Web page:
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US Oil Exports And The Struggle For Jobs

Business, China, Company Strategy, Economics, Oil & Gas, US
By John Richardson on 08-Oct-2015

By John Richardson

THERE are few other genuine long-term bright spots in the US economy other than shale oil and shale gas unless you are at the very top of the economic pile and so US-oil-production-2000_2015-1view cloud computing, social media and internet search engines as equivalent to “Morning in America” again.

Cloud computing, social media and internet search engines don’t create enough middle class average-income jobs, and it is more of these jobs that the US is going to desperately need as it struggles to deal with a new global recession/depression.

US oil industry executives are thus making a good case when they say that lifting the US oil export ban will create 630,000 jobs within five years.

Stacked up against this claim are refinery workers who worry about their jobs because the domestic glut in oil guarantees lots of very cheap oil to make gasoline and diesel etc. Environmental groups are also against lifting the ban.

 Money obviously talks, though, and so another statistic might determine the outcome of this debate: US oil revenues will rise by no less than $25 billion by 2025 if the ban is lifted, according to an Energy Information Administration estimate.

But regardless of the outcome of this latest attempt to lift the export ban, I believe that politicians on both the left and right will become more and more conscious of the need to something, anything, about the “squeezed middle classes”.

Popular resentment can only rise as it becomes clear that the monetary policies of the Federal Reserve have not only failed America, but have also failed the world. So if it isn’t a lifting of the crude-oil export ban, why not trade protectionism? The pressure to do something about “cheap Chinese imports” can only build as a result of the global deflationary cycle.

What does this latest attempt to lift the export ban also tell us about oil markets?

It is that US producers recognise that we are in a long-enduring era of abundant supply. Saudi Arabia will resolutely stick to its “market share” strategy as it has no other choice. Meanwhile, Iran will soon re-enter the global market and initially at least, it, too, will want to regain market share rather than push for higher prices.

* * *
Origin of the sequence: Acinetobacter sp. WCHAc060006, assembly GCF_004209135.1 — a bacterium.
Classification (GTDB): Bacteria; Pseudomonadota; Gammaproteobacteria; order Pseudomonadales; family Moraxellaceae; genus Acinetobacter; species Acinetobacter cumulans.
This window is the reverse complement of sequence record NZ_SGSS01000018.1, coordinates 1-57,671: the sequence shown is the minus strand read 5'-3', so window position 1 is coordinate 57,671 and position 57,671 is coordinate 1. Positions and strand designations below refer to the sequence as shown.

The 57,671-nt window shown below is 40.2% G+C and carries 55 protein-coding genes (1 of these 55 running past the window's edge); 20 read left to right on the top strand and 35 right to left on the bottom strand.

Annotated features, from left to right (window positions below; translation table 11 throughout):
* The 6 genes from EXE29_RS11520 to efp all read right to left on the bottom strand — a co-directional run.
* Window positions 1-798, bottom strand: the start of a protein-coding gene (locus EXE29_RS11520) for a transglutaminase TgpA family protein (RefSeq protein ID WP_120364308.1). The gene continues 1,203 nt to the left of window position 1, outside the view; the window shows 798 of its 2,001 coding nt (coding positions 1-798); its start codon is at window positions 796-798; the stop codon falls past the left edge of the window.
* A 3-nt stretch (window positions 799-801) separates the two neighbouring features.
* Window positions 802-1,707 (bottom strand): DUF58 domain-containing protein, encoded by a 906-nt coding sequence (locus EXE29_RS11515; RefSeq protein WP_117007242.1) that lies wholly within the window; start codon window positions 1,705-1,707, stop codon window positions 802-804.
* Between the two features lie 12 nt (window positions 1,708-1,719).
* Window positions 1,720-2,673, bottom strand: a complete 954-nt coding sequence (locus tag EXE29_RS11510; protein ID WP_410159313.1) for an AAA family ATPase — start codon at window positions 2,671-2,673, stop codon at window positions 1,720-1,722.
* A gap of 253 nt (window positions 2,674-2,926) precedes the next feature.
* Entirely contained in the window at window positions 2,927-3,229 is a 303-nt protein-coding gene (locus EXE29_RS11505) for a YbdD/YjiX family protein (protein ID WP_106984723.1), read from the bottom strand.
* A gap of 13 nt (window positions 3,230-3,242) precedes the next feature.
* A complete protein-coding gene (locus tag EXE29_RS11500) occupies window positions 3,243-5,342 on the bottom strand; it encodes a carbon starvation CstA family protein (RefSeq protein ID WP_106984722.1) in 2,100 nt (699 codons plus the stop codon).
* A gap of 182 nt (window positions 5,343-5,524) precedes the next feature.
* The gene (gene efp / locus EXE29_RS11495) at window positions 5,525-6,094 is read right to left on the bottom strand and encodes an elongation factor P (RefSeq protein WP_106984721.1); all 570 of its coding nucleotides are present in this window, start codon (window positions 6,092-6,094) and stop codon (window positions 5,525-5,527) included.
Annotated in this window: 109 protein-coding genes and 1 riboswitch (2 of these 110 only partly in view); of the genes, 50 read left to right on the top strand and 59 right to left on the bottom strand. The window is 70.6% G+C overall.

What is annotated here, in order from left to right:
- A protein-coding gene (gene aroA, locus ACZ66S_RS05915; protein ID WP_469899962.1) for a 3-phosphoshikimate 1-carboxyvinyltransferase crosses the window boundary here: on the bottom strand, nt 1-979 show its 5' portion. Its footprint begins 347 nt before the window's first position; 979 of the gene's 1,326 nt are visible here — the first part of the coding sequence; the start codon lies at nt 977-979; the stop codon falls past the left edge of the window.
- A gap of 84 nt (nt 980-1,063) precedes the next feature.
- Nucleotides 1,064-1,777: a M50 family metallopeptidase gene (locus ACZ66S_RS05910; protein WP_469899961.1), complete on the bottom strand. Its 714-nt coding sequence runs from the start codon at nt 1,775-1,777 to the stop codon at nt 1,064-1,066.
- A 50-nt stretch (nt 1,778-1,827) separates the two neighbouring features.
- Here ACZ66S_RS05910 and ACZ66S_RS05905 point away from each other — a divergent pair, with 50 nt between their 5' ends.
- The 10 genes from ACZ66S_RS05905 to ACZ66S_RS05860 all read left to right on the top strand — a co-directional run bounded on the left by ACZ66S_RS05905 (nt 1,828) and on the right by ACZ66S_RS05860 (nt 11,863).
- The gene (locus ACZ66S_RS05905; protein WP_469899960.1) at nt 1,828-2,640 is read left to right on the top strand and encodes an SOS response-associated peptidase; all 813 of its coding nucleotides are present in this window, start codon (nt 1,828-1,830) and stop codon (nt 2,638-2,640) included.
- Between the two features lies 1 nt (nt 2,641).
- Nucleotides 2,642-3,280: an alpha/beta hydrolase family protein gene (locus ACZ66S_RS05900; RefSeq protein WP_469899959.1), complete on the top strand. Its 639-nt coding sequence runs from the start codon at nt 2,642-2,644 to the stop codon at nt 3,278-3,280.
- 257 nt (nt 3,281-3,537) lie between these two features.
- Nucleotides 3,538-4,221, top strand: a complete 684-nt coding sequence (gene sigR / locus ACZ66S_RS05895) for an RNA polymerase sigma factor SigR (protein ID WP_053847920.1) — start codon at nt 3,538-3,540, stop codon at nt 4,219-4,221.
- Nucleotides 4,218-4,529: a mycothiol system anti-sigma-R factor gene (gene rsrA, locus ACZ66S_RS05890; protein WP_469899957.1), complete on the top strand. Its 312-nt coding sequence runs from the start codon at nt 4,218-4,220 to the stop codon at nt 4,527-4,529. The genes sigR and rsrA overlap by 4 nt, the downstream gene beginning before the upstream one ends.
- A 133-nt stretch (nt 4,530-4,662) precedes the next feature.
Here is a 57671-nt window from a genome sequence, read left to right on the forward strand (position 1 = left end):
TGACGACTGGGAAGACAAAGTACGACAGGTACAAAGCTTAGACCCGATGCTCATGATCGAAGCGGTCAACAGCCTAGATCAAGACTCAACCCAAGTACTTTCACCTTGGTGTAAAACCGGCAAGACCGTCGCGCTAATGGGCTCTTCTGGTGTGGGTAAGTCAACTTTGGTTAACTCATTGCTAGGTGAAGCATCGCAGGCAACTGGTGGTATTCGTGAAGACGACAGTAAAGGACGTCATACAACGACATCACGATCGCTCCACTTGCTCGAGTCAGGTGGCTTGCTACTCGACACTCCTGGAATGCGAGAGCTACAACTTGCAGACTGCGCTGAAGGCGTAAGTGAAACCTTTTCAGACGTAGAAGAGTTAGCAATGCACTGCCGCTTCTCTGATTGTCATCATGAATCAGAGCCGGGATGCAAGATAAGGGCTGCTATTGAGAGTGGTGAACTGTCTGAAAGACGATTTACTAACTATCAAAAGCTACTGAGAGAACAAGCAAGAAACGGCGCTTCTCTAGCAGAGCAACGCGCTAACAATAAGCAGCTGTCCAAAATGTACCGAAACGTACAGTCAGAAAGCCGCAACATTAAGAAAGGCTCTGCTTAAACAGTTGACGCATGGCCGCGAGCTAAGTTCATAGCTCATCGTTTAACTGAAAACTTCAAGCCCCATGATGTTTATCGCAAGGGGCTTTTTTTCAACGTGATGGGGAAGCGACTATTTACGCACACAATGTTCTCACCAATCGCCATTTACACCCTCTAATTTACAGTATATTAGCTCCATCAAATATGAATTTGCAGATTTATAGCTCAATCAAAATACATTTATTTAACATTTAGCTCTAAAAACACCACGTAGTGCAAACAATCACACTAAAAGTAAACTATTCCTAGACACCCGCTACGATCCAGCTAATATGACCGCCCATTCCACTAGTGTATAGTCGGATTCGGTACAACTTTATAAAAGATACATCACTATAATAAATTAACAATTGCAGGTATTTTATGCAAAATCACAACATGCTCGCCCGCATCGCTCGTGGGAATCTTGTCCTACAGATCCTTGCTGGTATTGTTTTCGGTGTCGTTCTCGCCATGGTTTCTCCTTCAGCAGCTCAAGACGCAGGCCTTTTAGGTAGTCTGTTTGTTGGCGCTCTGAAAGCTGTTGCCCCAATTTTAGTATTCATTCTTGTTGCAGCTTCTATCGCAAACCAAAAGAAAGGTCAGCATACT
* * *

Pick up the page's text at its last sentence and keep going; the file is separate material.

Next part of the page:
Crucially, also, the demand side of the story tells us that there will be a lot of further downward pressure on oil prices. Not since 1989 has the global economy undergone such a major shift.

So from a US oil industry perspective it surely has to be a case of “if you cannot beat them, why not join them?” – i.e. “let’s get this ban lifted so we can also chase global market share as if we do the alternative of cutting production, prices are still likely to remain depressed”.

A vital part of this thinking is US shale oil’s ability to constantly innovate in order to further lower production costs.

This has confounded analysts who thought that the absolute minimum price that oil had to be to produce shale oil economically would always stay at $60 a barrel. Then they thought it was $45 a barrel, but it is now in the low $40s a barrel range for the most efficient producers.

Why on earth shouldn’t this process continue, especially given again politics? As the shale oil industry is such a vital and rare creator of decent middle class jobs, I wouldn’t be surprised at all if we see more tax breaks and other investment incentives that encourage further research and development.

And finally, what does this tell us about the oil price? Sadly, we can only be certain of one thing and that is extreme and unprecedented volatility over the next few years.

Prices could easily go back to $100 a barrel, but only on geopolitics and/or more misguided central bank stimulus. I think there is also a very good chance that prices could fall to as low as $25 a barrel, or remain close to today’s $50 a barrel.

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